This is really a communal conflict, rather than a religious conflict. But then again, that is the case with a few other so-called religious conflicts today.

Even with these riots, it is still difficult to paint Buddhism or Buddha as hostile. The rioters are not at all drawing from any religious teachings. In case of Abrahamic religions, the perps can quote scripture as justification. I don't think there is anything similar in Buddhism.

Comment: Re:Okay, hardware sucks, but what about the softwa (Score 1) 177

by jma05 (#49016377) Attached to: The First Ubuntu Phone Is Here, With Underwhelming Hardware

Yes, but I would argue that Windows was not heavy even back then. In my tests, XP consumed a little less than 60 MB of RAM with unnecessary services turned off. In 2000, Linux certainly consumed less than that, but mainstream Linux desktops got more heavy than that fairly quickly. Most average Windows users had sluggish desktops because they had too many programs that put themselves in startup, rather than with the Win OS itself being bloated or sluggish. Vista did become a bloat, which was an exception rather than the norm. Win 7 quickly corrected that.

I am not arguing with the point that Linux can be as bloated as Windows or more. My KDE desktop is certainly not more responsive than my Windows boot. I am just saying that this is not a new thing.

And it was always the case that regardless of how much better Linux got with hardware support, Windows generally had it better.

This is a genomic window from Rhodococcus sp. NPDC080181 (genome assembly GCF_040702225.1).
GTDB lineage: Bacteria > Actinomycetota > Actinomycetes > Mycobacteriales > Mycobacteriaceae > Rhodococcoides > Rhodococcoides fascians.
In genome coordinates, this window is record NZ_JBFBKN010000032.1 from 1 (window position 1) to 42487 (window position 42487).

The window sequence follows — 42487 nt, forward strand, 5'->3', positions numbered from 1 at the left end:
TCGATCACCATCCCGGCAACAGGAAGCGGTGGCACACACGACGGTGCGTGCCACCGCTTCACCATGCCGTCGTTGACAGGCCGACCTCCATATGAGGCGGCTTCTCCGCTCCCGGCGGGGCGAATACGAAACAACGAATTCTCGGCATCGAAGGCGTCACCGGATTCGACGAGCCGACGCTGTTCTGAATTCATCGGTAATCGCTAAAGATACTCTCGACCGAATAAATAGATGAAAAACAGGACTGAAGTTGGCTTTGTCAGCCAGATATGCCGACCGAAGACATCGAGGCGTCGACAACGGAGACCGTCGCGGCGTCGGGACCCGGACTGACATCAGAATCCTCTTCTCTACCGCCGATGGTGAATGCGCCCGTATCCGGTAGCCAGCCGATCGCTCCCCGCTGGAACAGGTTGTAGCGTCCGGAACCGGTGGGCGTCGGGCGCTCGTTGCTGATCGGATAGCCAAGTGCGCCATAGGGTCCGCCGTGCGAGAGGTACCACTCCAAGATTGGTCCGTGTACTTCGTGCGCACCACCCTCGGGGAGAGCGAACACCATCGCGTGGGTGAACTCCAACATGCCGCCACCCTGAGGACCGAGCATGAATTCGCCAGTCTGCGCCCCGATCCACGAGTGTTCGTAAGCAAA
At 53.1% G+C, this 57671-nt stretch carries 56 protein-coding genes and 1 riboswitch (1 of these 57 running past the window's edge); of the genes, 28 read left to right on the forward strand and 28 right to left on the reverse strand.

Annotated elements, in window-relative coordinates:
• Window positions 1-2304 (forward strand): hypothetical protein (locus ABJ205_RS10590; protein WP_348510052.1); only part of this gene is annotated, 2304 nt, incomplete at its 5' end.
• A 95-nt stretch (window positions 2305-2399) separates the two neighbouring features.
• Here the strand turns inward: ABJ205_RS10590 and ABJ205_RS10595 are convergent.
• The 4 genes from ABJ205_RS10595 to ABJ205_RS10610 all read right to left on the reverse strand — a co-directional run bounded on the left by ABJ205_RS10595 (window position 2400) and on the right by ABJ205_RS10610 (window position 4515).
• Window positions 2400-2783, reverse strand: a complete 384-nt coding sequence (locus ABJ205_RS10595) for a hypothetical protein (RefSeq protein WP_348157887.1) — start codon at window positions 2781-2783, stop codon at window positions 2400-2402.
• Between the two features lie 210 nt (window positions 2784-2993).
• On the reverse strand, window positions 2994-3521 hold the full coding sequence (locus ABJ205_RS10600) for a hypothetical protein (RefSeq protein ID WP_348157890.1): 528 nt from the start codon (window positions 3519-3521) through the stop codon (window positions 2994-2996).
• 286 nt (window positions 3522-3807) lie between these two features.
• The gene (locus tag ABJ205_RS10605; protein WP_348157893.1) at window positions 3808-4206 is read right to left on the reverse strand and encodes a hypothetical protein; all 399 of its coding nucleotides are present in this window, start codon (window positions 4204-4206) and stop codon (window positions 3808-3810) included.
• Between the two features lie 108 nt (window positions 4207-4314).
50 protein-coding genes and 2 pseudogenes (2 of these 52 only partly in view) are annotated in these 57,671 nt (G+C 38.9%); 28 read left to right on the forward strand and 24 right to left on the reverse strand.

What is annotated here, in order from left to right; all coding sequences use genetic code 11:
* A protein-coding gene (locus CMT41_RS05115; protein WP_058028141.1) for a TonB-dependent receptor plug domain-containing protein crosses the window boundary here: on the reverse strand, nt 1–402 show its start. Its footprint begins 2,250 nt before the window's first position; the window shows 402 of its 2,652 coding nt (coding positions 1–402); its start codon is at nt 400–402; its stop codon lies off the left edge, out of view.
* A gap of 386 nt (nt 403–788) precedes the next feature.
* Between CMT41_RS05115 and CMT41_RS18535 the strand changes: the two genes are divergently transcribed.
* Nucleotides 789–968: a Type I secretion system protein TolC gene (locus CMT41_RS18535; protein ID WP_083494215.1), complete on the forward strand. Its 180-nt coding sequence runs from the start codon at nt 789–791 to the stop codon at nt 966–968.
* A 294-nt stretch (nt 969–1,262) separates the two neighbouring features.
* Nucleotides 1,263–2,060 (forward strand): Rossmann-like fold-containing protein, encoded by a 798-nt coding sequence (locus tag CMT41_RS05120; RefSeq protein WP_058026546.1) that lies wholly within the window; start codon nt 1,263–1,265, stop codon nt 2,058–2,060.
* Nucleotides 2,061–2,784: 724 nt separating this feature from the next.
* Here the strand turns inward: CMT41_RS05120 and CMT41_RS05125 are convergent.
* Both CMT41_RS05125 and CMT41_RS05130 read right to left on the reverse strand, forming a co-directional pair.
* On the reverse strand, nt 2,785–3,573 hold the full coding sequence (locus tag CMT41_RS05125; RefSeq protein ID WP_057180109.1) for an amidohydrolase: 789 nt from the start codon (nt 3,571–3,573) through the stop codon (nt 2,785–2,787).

Comment: Re:Okay, hardware sucks, but what about the softwa (Score 1) 177

by jma05 (#49012537) Attached to: The First Ubuntu Phone Is Here, With Underwhelming Hardware

15 years ago, most distros did not work out of the box on most *current* hardware then. The common quip in forums then was: "Oh, you did not check all the hardware for Linux compatibility before you bought it? It's your fault then". Then we got spoilt by Ubuntu which worked out of the box on most hardware.

Desktop effects did not work on most computers for many years or at least made the desktop unstable after some use.

I think you are pining for a past that never was. You *could* make old hardware work with Linux, but only with some effort. You always toned down your fancy desktops when running on old hardware. If you want to make old hardware work, try a stable, mainstream distro like Debian or Ubuntu, not some "preview" distro. For that old hardware, I'd go with Lubuntu desktop.

Comment: Re:Modula-3 FTW! (Score 2) 492

by jma05 (#48902585) Attached to: Ask Slashdot: Is Pascal Underrated?

> Pointer and String handling are also better in Pascal

Used to be better. C++11 string handling and pointer features are certainly better than what Object Pascal can offer now.

The best parts about Delphi were everything except the language. VCL, IDE and the fast compiler were all great and I still favor them. The language itself was, although very clean, not as productive to work in (just tiedious to type and too verbose to read - no complaints about its semantics). It was however well-modified to support IDEs. It was Delphi that first had language level support for properties, event_handlers and the like.

I still use Lazarus/FreePascal, but wish that I could use/mix modern C++ into the projects.

No problem is so large it can't be fit in somewhere.